Jokaydia Unconference May 2010


I was fortunate enough to attend part of the jokaydia Unconference last weekend.  It was a little tricky as, like so many others, I had to carefully plan the weekend around a number of family commitments.  I could have quite easily attended EVERY session at the unconference as there were a variety of informative, innovative and exciting sessions on offer.  If you are unfamiliar with the term “unconference”, click here for a definition.

For my first session, I went on a ReactionGrid tour and was excited to return to the ImmersED sim created by Kerry Johnson (Pandora Kurrajong).  I had visited the sim on my own and seen Kerry talk about it briefly at ACEC2010.  However, visiting the sim surrounded by other eductaors and having the opportunity to discuss aspects of the sim was a valuable experience for me.

I had been looking forward to attending the Robotics session with the ReactionGrid team and, despite some early technical difficulties, Kyle Gomboy and Chris Hart took us through the exciting possibilities when you combine OpenSim with Robotics and, in particular, free software such as the Microsoft Robotics Studio.  I came into the session under the impression that this was going to be something similar to Scratch 4 OpenSim.  However, I was very wrong!  Microsoft Robotics Studio will even allow you to connect a web cam so that movement of a real life person can be then translated to an in-world avatar! Wow!  There are a number of excellent resources about this topic on the jokaydia Unconference Session Wiki page.  Scroll down to Session 2: ReactionGrid Robotics Studio.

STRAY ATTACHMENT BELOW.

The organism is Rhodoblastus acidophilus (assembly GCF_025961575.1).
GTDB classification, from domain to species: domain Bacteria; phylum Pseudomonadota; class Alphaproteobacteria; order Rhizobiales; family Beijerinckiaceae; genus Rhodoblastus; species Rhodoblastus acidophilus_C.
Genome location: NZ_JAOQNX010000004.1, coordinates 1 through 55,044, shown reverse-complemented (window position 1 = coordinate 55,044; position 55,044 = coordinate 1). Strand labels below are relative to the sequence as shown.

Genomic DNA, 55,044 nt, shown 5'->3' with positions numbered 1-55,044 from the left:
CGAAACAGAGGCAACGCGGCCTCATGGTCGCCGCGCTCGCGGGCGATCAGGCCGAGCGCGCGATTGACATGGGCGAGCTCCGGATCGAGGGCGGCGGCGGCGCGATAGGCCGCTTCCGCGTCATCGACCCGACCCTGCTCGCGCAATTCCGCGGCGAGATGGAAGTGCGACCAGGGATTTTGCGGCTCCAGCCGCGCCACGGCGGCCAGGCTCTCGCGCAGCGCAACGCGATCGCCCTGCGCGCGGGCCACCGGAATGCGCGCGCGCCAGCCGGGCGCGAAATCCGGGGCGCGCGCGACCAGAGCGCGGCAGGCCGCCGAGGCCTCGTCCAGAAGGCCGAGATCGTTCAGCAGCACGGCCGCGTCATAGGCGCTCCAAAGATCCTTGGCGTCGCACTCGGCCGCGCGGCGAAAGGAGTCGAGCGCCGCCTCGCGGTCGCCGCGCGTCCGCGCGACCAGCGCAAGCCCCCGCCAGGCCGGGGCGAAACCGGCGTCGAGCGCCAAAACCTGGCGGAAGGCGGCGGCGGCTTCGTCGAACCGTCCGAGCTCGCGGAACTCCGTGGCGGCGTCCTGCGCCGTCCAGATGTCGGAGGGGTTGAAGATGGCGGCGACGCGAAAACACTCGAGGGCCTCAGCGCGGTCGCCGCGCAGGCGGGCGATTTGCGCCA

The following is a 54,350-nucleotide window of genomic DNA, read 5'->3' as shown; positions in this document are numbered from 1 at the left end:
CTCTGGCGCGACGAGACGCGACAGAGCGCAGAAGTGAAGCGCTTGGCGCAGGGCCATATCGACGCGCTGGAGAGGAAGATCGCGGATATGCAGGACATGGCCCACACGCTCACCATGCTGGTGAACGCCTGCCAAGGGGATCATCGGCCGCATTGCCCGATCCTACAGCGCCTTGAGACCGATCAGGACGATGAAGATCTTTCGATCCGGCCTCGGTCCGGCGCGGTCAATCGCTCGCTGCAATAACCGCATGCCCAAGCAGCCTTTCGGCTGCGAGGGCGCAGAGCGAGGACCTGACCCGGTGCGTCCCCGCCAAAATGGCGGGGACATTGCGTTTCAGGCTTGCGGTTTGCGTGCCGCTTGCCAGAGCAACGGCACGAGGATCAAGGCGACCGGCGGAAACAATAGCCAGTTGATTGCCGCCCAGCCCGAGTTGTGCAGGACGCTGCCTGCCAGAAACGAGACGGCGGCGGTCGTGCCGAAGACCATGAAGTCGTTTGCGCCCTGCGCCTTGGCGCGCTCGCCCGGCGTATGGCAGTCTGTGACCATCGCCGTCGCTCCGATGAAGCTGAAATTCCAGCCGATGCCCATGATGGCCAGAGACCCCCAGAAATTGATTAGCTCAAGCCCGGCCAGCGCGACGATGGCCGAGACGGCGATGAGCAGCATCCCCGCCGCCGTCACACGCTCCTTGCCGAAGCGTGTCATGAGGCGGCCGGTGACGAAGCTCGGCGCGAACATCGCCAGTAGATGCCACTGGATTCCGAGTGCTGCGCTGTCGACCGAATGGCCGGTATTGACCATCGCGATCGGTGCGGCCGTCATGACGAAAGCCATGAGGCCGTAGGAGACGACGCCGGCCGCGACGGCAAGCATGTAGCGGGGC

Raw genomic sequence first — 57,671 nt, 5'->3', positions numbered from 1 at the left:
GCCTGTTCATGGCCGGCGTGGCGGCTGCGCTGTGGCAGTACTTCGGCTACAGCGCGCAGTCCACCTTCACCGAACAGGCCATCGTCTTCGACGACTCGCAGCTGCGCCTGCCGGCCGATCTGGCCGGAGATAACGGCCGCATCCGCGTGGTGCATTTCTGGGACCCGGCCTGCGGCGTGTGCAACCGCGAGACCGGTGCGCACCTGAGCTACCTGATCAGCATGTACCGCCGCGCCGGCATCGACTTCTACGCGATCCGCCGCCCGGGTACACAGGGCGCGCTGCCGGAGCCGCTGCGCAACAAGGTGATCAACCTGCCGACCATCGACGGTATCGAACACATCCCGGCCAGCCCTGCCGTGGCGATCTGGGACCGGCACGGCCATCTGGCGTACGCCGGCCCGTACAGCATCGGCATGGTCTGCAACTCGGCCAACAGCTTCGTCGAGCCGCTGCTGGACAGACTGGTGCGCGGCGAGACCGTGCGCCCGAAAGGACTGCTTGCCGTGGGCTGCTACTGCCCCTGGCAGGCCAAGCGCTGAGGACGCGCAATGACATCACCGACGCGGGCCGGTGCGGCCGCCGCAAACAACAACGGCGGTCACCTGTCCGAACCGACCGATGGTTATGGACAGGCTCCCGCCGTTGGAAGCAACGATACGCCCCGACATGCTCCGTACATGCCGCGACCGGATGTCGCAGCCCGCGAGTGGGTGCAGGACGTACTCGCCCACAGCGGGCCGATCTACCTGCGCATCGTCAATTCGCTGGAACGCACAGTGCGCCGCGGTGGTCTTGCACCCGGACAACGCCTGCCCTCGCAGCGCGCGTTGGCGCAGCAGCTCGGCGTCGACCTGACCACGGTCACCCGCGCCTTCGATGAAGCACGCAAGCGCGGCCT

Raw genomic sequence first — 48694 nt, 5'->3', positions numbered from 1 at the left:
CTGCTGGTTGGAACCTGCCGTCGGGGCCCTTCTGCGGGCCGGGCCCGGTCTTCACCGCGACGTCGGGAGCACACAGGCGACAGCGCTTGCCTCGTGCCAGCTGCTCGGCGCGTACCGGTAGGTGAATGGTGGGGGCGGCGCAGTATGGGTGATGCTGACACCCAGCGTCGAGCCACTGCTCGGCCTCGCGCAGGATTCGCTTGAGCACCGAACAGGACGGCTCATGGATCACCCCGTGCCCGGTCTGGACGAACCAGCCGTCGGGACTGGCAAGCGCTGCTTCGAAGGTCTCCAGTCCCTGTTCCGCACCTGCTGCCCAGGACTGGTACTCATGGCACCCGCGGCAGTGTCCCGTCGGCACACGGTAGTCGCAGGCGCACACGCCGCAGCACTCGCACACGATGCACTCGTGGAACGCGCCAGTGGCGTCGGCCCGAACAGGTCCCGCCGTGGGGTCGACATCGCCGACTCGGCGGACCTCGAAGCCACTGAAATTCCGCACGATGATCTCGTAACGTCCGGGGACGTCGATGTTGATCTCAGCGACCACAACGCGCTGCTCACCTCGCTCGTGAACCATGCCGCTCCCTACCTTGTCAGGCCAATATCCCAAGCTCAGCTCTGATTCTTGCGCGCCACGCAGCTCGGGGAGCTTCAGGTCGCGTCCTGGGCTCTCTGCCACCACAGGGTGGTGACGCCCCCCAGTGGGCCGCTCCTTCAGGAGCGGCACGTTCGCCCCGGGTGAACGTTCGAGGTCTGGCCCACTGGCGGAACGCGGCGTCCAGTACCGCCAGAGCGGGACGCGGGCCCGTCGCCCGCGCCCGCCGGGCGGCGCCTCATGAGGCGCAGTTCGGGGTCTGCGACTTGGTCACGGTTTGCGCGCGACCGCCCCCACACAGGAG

I attended my first jokaydia Unconference in 2009 and decided that perhaps it was time to really push myself “outside my comfort zone” and share the journey so far of our school’s virtual worlds program.  A twitter colleague suggested that I run a session and, although I had given many face-to-face presentations and workshops at my school, I knew that presenting in-world was going to be a “completely different ball game”!  However, I was hoping that sharing our story might inspire other educators who would like to implement a virtual worlds program at their school, but were presented with the challenges that so many of us are faced with when trying to implement change.

I decided to focus on the theme of “Implementing a Virtual Worlds Program in a Traditional School Environment”.  I was hoping the session would be more than just me talking about our school’s project so I tried to keep my slideshow “short and sweet” to leave plenty of time for questions and discussion.  I also prepared some items for a display. Jokay had very kindly scheduled the session in the beautiful Jokaydia Meeting Hall so there was plenty of room for a “Key Words” display and looping slideshow screen featuring screenshots of our OpenSim Project.